Moon and Jim Jones.
> But for me, the heart of the matter is how the monist view affects
Christology. What happened to Jesus between the death and the
Did He cease to exist as God-man, or do we confess that after the
incarnation, the Son as Jesus is forever the God-man?
Allen: According to the on-line American Heritage¨∆
Dictionary, monism is the
doctrine that mind and matter are formed from, or reducible
to, the same
ultimate substance or principle of being. I do not believe
that what I am
promoting is monism or anything remotely resembling it. I
believe that the
brain is a physical organ of the body composed of matter that
decays to dust
upon death. And, that the mind is the consciousness of the person that
results from the normal functioning of the physical brain. A living,
breathing body that is functioning as it was designed to do
results in a
living, conscious being or soul. When the person dies, consciousness
ceases, the mind no longer exists and the body and brain
decay. The mind is
different that the brain. The brain is composed of matter. The mind,
although it is the result of the proper functioning of the
is the consciousness of the living being. It cannot exist without the
brain, although the brain can exist without a mind. Unlike,
mind is not composed of or reducible to any ultimate
substance or principle
of being. The mind either is or is not. We are alive or we
are not. The
soul is or it is not.
AT: What you are proposing is not different from what Nancy
Murphy has proposed, that the mind is an emergent property, arising
from the complex arrangement of molecules we call the brain and the
body. That is why she uses the term Nonreductive Physicalism.
However, it is nevetheless broadly classified as monistic, as opposed
Allen: Nothing happened to Jesus between the moment of death
and resurrection. He
simply ceased to exist as God and Man. His dead body was in Sheol, the
grave. He died the second death of complete annihilation,
taking the place
of everyone who chooses His life in place of their own though
final annihilation. He was raised from the dead the same as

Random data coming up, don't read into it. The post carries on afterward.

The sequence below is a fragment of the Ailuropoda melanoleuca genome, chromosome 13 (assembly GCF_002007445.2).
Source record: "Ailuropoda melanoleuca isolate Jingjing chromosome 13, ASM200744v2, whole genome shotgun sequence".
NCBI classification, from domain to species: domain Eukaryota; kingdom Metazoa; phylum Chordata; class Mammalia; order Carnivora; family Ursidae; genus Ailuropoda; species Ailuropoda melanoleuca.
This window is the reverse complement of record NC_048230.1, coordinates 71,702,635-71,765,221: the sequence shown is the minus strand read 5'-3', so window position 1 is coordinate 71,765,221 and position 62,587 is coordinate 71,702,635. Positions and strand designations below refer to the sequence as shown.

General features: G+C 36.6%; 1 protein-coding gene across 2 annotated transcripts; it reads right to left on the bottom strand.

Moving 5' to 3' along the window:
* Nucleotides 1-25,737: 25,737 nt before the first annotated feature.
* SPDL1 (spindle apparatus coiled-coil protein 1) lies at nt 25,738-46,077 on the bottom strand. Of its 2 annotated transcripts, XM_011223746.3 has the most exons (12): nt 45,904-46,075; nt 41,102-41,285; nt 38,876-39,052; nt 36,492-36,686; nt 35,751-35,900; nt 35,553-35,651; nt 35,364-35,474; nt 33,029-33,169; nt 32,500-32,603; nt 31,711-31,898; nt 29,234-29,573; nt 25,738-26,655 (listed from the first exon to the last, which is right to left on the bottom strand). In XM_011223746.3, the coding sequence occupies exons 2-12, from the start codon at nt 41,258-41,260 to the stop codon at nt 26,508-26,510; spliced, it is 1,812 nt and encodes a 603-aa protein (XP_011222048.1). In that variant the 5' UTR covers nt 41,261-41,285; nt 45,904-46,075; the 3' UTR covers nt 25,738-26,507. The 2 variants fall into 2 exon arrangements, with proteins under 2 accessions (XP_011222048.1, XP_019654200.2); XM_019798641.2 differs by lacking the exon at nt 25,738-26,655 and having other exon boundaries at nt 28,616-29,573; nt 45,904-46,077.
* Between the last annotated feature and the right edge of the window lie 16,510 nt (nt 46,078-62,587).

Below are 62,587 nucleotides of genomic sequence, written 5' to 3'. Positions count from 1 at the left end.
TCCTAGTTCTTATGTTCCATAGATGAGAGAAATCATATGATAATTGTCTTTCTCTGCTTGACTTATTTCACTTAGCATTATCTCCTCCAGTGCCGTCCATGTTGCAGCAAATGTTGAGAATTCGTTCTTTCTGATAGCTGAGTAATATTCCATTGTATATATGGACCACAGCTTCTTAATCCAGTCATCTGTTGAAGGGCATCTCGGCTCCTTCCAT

God/man incarnate with a body and the breath of life, i.e., a
Jesus became incarnate to die for us. He was incarnate
before His death,
He was incarnate after his death. While he was dead, he was dead.
AT: What you are proposing seems like a novel idea, although
it probably isn't. You may not realize this, but you have a big
problem in this argument because it claims that the divine nature of
Christ can actually cease to exist. Christ is therefore not the
eternal Son, because He ceased to exist even for a short few days.
The Trinity is therefore meaningless. The denial/distortion of the
Trinity is one of the most persistent heresy of Christianity.
> I don't have the time now, but there are also philosophical
monism that even Nancy Murphy, esteemed philosopher at
Fuller, was unable to
respond to at a conference on human nature. There are also moral
implications of monism are troubling, to say the least. In
the preface to
Whatever happened to the Soul by Brown, Murphy and Maloney, the authors
described the soul as "a functional capacity of a complex
rather than a separate spiritual essence." Whenever the human person is
defined in terms of functions, we set the stage for the
horrible crimes against humanity. But this is the logical
Allen: How one can possibly justify any type of crime against
humanity because of
logical implications of monism is beyond me. But then, I am
AT: You are Allen, the way monism is used by philosophers of
mind, the idea that the mind and body are related in an inextricable
way, such that one cannot exist without the other.
My final comment is that I think that the reason why a number
of Christian scholars have abandoned the traditional dualistic
understanding is because of the deep desire to force theology to be
consistent with neuroscientific discoveries. Theology is no longer
the Queen of the sciences, but the subject of them.